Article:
The Gospel, according to Matthew (9:35-38)
Jesus went around to all the towns and villages,
teaching in their synagogues,
proclaiming the Gospel of the Kingdom,
and curing every disease and illness.
At the sight of the crowds, his heart was moved with pity for them
because they were troubled and abandoned,
like sheep without a shepherd.
Then he said to his disciples,
“The harvest is abundant but the laborers are few;
so ask the master of the harvest
to send out laborers for his harvest.”
REFLECTION: The Gospel begins with; “Jesus went around to all the towns and villages, teaching in their synagogues, proclaiming the Gospel of the Kingdom, and curing every disease and illness” …Jesus was on the move. He was on the going!
So, the first thing that stands to me from the Gospel is the word “went.” Do you know what it reminded me of? It particularly reminded me of the Great Commission. “Go therefore and make disciples of all the nations…” (Matthew 28:19-20).
Whatever we think of the Great Commission, we can honestly say that Jesus did what He instructed us to do.
Behind all ministry is the push into new and perhaps uncomfortable places. For example, one of the ministries which lacks volunteers it is to visit and minister the incarcerated. It pushes one into uncomfortable places and with people considered by most of society that they are all untrustworthy, violent, and dangerous.
That was also my thinking when I was first invited into a juvenile hall. “Throw away the key, let them rot in there, they deserve to be there,” I used to say. Society has thrown away these people.
I have found that most are not like that. Most feel remorse for their actions. They are trying to rise above the bad choices of the past and live good lives.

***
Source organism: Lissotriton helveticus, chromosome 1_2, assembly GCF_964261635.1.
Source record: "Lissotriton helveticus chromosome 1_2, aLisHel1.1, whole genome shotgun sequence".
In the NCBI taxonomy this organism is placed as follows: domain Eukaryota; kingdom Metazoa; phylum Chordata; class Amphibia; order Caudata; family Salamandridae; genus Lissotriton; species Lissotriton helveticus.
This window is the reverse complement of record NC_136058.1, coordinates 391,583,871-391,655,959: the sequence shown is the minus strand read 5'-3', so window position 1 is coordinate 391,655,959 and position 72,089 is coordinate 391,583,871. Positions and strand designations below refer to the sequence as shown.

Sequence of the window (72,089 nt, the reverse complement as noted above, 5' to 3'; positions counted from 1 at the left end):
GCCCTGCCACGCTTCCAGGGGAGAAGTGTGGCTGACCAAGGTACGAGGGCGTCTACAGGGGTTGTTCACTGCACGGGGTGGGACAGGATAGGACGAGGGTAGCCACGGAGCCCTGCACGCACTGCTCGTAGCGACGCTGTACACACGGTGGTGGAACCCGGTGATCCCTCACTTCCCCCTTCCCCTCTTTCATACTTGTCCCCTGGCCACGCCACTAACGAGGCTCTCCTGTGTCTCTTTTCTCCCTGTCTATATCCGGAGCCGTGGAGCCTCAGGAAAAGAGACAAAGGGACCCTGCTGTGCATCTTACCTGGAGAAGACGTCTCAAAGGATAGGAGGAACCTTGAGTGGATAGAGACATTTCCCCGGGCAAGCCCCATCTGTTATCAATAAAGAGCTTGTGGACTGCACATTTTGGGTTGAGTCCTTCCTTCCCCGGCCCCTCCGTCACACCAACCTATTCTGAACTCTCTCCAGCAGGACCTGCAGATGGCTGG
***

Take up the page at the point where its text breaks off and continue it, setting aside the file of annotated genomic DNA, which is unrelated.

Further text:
Jesus had special insight into these people. Now, I do not mean that it is so special that we cannot gain it. The point that Jesus is teaching us is that we ought to have the same perspective.
Jesus had great compassion on the crowds. There were lots of people out there who needed help.
He saw their distress and inability to help themselves. They were like sheep without a shepherd. Lost people. Suffering people.
Jesus said to His disciples, “The harvest is plentiful, but the workers are few.”
This is the part of the passage that moves my heart when it says that the harvest was plentiful. This meant that people were ready to be plucked by God’s grace. Like a full golden stalk of wheat as it hangs down at harvest time. I would agree people were lost, but I could not see the harvest.
Part of the problem was that I had lost sight of people’s real needs. My compassion ran near empty. I just didn’t see how the Father worked.
If there was a harvest out there, would you not do something about it?
Imagine, that you had strawberries growing in your backyard and they were nice and red, are you going to let them sit there? I don’t know about you, if it was me, I would be harvesting them immediately. Otherwise, they will be eaten by the birds or harmed by some bug.
When we are convinced, there is a harvest as Jesus says, then we ought to look and live differently. Thus, we will shift our priorities.
You, me, we can make a difference. The evil one does not want us to know this. He will hide us away, trying to make us think differently while the lost die. But once we are convinced that God will do more because of what we do, then we will see how urgent we must make His work a priority.
ACTION FOR THE DAY: As we honor the memorial of today’s great saint, ponder the ways that you can put your empathetic heart into action. We are all called to care for the sick, poor, incarcerated and suffering in various ways. We are all responsible to help share the Gospel with those God puts in our lives. Allow St Vincent de Paul to inspire you, as he has so many others, and do not hesitate to respond to that inspiration.